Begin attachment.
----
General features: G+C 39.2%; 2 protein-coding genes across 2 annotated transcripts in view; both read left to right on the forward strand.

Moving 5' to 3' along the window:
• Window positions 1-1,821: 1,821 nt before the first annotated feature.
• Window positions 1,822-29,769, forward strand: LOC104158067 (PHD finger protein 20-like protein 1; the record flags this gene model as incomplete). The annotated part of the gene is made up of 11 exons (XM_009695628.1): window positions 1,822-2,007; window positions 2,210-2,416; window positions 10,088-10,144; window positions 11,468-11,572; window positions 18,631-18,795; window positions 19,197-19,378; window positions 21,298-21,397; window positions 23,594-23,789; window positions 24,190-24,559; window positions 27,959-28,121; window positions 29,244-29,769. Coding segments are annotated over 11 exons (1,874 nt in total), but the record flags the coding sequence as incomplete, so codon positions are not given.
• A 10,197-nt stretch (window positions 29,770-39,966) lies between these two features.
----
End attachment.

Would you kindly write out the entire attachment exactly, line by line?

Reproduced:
General features: G+C 39.2%; 2 protein-coding genes across 2 annotated transcripts in view; both read left to right on the forward strand.

Moving 5' to 3' along the window:
• Window positions 1-1,821: 1,821 nt before the first annotated feature.
• Window positions 1,822-29,769, forward strand: LOC104158067 (PHD finger protein 20-like protein 1; the record flags this gene model as incomplete). The annotated part of the gene is made up of 11 exons (XM_009695628.1): window positions 1,822-2,007; window positions 2,210-2,416; window positions 10,088-10,144; window positions 11,468-11,572; window positions 18,631-18,795; window positions 19,197-19,378; window positions 21,298-21,397; window positions 23,594-23,789; window positions 24,190-24,559; window positions 27,959-28,121; window positions 29,244-29,769. Coding segments are annotated over 11 exons (1,874 nt in total), but the record flags the coding sequence as incomplete, so codon positions are not given.
• A 10,197-nt stretch (window positions 29,770-39,966) lies between these two features.